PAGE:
Unfortunately, the mood didn't last, and that 'let's gather in the streets and express our patriotism and uniformity' attitude contained within it the seeds of something darker which revealed itself later in the year after two U.S. soldiers, who were made to face a court-martial for political reasons, were found not guilty for involvement in the accident. (This was accompanied by the appearance of posters, some quite large, featuring the photo of the girls' crushed bodies, which appeared in many subway stations.) The month or more of candlelight protests which followed were conceived of by a netizen who used some sock puppetry to spread his idea of a candlelit non-protest protest near the U.S. embassy after watching a report on the case by (ahem) MBC's news program PD Notebook. So, in addition to what I mentioned previously, MBC has helped set off two sets of candlelit protests, what with the way they helped generate the hysteria surrounding mad cow disease which fueled months of anti-government protests in 2008 (which was built around several xenophobic/anti American tropes as well as the idea of Koreans being uniquely vulnerable).
As I wrote at that time,
I've seen posts in the English language Korean blogosphere pointing out that vigil organizers were going to commemorated the deaths of Shin Hyo-sun and Shim Mi-seon, the two middle school girls run over by a US military vehicle on June 13, 2002 (for more background on the incident [...] the Metropolitician offers his analysis of those that used their deaths to create a protest movement against the US military). [...] Candlelight vigils have been held in the same places as the current vigils are taking place every year since the girls died. The inclusion of a memorial for the girls should be of no surprise whatsoever to anyone who has been paying attention to how they've memorialized over the past few years.As well, the candle girl image which became a prominent symbol of the 2008 protests was based on the image of one of the girls:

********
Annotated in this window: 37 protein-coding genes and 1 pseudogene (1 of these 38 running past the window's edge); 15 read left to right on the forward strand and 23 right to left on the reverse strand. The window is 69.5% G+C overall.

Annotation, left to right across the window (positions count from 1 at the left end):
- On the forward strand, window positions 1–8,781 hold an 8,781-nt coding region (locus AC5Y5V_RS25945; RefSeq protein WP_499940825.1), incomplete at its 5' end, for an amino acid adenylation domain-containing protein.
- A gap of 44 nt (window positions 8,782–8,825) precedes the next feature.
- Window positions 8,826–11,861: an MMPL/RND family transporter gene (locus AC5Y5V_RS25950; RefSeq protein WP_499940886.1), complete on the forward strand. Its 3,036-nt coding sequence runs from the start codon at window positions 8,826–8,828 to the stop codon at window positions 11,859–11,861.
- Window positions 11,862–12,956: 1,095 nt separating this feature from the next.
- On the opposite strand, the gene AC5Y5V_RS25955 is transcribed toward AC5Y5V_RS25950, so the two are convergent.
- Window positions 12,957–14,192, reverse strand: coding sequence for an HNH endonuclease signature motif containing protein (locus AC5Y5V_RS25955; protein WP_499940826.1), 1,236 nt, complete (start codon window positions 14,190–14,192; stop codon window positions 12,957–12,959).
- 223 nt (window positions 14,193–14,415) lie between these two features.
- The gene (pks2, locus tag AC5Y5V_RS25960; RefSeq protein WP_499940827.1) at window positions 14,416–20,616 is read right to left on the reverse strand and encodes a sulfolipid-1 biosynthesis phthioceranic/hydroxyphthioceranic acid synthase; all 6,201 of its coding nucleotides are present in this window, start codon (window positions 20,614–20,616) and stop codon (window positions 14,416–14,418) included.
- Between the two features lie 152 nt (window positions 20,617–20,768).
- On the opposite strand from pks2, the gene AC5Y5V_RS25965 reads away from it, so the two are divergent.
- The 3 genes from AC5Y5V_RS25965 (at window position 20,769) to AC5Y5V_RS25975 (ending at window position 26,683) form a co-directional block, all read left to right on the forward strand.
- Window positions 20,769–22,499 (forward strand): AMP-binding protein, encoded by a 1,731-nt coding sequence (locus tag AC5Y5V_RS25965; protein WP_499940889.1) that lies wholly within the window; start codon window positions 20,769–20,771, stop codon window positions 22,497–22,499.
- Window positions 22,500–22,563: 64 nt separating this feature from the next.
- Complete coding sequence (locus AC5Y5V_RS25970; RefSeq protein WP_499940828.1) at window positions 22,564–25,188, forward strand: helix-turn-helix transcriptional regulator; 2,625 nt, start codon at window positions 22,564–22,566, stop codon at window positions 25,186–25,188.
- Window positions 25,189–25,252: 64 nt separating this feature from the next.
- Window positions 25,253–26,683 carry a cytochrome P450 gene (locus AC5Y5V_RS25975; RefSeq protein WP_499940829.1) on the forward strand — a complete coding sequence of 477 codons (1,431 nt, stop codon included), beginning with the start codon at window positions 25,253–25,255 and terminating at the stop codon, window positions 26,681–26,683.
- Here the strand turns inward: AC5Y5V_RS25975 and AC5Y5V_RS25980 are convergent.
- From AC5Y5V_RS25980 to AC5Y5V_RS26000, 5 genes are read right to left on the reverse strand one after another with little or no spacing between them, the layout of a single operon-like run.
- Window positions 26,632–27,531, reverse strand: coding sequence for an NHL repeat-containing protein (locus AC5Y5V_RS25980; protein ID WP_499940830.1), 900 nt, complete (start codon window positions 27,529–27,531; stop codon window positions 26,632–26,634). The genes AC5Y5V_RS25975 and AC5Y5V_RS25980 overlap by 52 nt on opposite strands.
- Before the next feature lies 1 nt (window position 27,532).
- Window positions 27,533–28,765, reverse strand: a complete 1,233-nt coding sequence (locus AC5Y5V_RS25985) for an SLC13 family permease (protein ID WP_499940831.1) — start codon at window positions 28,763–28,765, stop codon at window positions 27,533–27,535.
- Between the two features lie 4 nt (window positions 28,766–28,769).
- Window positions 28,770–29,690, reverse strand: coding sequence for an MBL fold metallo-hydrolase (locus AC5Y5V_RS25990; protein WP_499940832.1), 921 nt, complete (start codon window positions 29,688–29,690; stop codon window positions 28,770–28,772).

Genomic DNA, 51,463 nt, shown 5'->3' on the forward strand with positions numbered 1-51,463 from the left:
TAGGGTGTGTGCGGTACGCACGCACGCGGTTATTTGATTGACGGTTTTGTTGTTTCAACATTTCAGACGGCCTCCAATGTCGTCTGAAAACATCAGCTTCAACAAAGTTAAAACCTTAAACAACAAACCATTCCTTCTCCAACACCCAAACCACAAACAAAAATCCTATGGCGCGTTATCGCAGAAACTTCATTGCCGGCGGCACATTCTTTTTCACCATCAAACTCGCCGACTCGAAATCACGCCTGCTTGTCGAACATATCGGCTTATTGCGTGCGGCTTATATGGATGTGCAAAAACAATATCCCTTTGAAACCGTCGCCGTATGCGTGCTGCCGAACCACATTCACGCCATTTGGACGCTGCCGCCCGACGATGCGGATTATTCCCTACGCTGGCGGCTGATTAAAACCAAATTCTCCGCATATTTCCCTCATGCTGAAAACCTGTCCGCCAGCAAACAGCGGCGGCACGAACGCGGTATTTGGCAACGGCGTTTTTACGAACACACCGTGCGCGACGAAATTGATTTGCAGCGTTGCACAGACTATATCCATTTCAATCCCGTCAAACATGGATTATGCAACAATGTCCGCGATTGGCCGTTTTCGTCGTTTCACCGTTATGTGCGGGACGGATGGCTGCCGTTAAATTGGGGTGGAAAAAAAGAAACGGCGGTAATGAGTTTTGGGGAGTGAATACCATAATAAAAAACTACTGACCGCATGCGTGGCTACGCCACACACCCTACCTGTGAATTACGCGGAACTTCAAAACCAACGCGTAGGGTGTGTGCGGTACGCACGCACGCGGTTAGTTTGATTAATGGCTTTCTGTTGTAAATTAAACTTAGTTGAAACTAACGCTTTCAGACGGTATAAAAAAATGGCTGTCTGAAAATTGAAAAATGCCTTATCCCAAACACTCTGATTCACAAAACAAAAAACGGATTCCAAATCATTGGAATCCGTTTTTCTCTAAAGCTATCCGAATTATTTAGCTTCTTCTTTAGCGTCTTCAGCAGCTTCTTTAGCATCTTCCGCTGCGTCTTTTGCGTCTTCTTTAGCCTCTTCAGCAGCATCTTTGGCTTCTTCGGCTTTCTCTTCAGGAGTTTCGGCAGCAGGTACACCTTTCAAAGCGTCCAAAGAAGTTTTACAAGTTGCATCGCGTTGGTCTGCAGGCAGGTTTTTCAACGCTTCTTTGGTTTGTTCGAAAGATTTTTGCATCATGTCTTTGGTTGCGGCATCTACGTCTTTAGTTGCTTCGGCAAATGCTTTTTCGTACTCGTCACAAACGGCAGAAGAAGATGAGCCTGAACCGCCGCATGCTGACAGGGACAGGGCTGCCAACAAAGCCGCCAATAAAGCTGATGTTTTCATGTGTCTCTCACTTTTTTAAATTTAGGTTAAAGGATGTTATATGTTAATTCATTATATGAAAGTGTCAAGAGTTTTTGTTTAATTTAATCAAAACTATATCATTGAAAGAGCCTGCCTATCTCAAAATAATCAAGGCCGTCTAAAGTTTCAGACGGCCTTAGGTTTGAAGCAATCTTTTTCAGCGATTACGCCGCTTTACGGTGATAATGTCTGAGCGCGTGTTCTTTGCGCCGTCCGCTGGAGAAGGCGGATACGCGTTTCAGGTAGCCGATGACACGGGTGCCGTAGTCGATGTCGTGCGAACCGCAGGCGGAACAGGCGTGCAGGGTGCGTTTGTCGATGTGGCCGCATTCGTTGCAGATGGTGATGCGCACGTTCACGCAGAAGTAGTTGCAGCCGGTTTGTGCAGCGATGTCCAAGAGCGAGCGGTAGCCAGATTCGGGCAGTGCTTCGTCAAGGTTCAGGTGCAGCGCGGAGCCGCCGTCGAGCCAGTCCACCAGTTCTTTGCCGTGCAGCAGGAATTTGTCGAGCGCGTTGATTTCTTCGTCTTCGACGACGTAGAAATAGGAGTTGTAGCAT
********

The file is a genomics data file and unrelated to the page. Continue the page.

Above is a photo of the memorial vigil held in 2003 at City Hall (before Seoul Plaza was built), which is the same place the vigil was held this year. In 2004 and 2005, the girls' deaths were commemorated with vigils at Gwanghwamun. In 2006 there was a problem: June 13, the anniversary of their deaths, was the date of Korea's first World Cup game:(The "up" isn't necessary... (from here))
The Hankyoreh criticized those celebrating in the streets for forgetting the anniversary of the girls' deaths, though a small memorial was held near Gwanghwamun. In 2007 a vigil was held at Cheonggye Plaza.
People gathered at the memorial built on the spot they died yesterday, and the night before protesters gathered in front of the gate of Deoksu Palace.
I wonder if it's even possible to conceive of them as anything other than symbols of a victimized nation.
The Hankyoreh has a very good article which does just that (via the Marmot's Hole).